Several shops and business establishments were shut and public transport services were off the roads in Jammu and Kashmir on Wednesday as the Valley observed a complete shutdown against the hearing of a plea challenging Article 35-A of the Constitution in the Supreme Court.
The article, incorporated into the Indian Constitution in 1954, grants special rights and privileges to the citizens of Jammu and Kashmir. The Supreme Court was scheduled to hear the petitions challenging its validity on February 13 or 14.
The Joint Resistance Leadership, a union of separatist groups, had called for the two-day shutdown on Tuesday. Various trades bodies and transport associations, including the Kashmir Chamber of Commerce and Industries extended their support to the shutdown. “The late announcement and ambiguity over the dates of hearing of 35A and 370 by Supreme Court on 13 or 14 of February is worrisome, and indicates mischief,” the separatist leaders said in a statement.
“Leadership warned the authorities that if anything adverse to the interests of the people of J&K and its disputed status is announced through the courts, a mass people’s agitation will be started instantly across the state and the responsibility of the consequences of that will be entirely on those forcing us to react,” it added.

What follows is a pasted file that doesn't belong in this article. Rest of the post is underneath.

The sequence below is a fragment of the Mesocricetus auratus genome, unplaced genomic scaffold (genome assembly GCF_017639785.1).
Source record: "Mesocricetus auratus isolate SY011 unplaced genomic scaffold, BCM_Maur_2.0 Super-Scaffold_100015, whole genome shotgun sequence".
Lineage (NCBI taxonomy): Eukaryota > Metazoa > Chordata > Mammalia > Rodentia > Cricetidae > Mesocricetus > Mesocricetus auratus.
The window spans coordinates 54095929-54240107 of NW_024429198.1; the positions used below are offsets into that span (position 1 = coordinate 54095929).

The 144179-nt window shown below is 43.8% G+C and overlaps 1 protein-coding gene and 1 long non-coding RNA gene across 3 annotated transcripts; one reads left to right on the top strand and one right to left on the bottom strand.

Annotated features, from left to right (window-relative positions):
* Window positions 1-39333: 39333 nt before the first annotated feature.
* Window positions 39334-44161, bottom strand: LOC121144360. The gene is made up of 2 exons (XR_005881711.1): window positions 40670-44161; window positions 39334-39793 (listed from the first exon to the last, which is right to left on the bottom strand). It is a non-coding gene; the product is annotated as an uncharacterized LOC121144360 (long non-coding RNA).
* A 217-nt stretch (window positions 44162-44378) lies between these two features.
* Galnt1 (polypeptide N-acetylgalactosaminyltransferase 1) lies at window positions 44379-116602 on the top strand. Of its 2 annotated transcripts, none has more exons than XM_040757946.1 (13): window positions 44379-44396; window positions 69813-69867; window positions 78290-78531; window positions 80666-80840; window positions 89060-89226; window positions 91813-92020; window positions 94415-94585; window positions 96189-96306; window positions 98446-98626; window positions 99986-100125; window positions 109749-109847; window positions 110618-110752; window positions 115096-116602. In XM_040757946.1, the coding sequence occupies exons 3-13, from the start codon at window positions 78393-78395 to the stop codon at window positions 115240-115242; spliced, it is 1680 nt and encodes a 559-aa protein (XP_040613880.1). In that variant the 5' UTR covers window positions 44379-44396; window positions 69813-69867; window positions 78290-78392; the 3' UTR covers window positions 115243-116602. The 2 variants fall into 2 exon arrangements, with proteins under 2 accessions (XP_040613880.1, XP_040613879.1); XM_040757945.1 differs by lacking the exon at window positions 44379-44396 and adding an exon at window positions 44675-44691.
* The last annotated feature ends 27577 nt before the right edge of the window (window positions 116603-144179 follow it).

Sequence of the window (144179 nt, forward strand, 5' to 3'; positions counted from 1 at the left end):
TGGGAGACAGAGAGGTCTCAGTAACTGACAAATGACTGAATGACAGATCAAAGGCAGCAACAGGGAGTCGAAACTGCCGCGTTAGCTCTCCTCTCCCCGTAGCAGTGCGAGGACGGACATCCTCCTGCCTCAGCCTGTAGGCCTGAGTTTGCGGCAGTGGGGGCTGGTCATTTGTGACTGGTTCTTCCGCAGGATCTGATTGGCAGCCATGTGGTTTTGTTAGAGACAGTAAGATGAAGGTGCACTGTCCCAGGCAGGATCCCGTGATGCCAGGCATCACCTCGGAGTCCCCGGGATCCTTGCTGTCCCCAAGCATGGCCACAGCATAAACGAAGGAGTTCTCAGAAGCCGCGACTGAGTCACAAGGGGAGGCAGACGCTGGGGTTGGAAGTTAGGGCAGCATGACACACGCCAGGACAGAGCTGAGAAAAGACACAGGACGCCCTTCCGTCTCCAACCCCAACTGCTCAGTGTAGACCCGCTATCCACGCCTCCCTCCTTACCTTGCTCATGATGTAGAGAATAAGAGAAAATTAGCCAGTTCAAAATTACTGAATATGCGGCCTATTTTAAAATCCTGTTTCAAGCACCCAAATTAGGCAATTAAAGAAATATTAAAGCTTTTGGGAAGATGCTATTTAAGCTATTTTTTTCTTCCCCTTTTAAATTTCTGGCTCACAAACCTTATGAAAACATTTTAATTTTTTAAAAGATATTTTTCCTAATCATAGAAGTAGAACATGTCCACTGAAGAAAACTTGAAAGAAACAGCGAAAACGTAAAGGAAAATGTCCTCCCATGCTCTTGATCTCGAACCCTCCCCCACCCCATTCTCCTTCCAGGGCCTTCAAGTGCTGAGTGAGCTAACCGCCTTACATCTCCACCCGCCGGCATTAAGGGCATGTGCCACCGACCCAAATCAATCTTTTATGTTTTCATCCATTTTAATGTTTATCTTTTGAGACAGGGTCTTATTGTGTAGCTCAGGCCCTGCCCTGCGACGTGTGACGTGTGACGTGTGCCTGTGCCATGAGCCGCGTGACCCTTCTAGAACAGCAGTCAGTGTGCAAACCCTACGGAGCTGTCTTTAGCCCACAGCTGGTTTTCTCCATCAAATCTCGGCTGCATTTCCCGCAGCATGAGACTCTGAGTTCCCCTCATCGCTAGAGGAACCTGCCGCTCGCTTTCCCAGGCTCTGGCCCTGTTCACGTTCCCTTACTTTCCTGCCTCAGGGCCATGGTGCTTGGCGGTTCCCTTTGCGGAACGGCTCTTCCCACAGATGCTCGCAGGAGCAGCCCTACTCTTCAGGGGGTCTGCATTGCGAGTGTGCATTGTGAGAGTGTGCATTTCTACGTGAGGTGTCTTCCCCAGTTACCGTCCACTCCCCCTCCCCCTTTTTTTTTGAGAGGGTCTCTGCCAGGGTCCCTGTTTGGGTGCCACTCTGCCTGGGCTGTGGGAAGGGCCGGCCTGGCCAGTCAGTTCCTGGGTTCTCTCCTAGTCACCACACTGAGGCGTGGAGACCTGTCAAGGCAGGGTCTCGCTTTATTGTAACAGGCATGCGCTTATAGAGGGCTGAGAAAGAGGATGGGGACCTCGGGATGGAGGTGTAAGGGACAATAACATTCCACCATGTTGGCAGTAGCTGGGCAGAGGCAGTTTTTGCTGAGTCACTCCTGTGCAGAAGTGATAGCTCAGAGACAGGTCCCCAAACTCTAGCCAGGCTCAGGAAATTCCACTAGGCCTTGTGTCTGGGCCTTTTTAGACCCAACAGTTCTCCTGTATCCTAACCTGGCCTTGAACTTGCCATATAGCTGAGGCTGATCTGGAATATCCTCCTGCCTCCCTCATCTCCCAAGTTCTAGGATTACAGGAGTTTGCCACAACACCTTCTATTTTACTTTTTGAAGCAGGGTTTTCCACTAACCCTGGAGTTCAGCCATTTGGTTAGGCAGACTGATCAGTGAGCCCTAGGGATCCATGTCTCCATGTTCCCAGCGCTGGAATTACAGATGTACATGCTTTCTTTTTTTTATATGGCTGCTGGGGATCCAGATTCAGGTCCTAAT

On Monday, the Jammu and Kashmir government had sought adjournment of hearing in the case. In a letter to the top court’s secretary general, M Shoeb Alam, the standing counsel of the Jammu and Kashmir government, had submitted that the state “will be seeking adjournment in the matter because there is presently no elected government in Jammu and Kashmir and the state is under President’s Rule”.
“The present matter involves a sensitive issue regarding a challenge to Article 35A of the Constitution of India,” the letter added. “A short reply has been filed by the State of Jammu and Kashmir in the lead matter and notices have not been issued in the other petitions. It will therefore be requested that the matter may kindly be heard when an elected government is in place.”
A total of four petitions have been filed in the Supreme Court challenging the legality of Article 35A on the grounds that it was never presented before Parliament and was implemented on the President’s orders in 1954. The petitioners argue that Jammu and Kashmir became an “integral part of India” when it acceded to the Union, so there is no question of special status or treatment.
The plea argues that the article denies property rights to women who marry citizens from outside Jammu and Kashmir. It also allows the Assembly to define “permanent residents” of the state. In 2002, however, the Jammu and Kashmir High Court had said that women from the state retain their property rights even if they marry men from outside the state
In August last year, the Supreme Court had adjourned the hearing till January after requests from the central and state governments that cited potential law-and-order problems during the panchayat and local body elections in the state.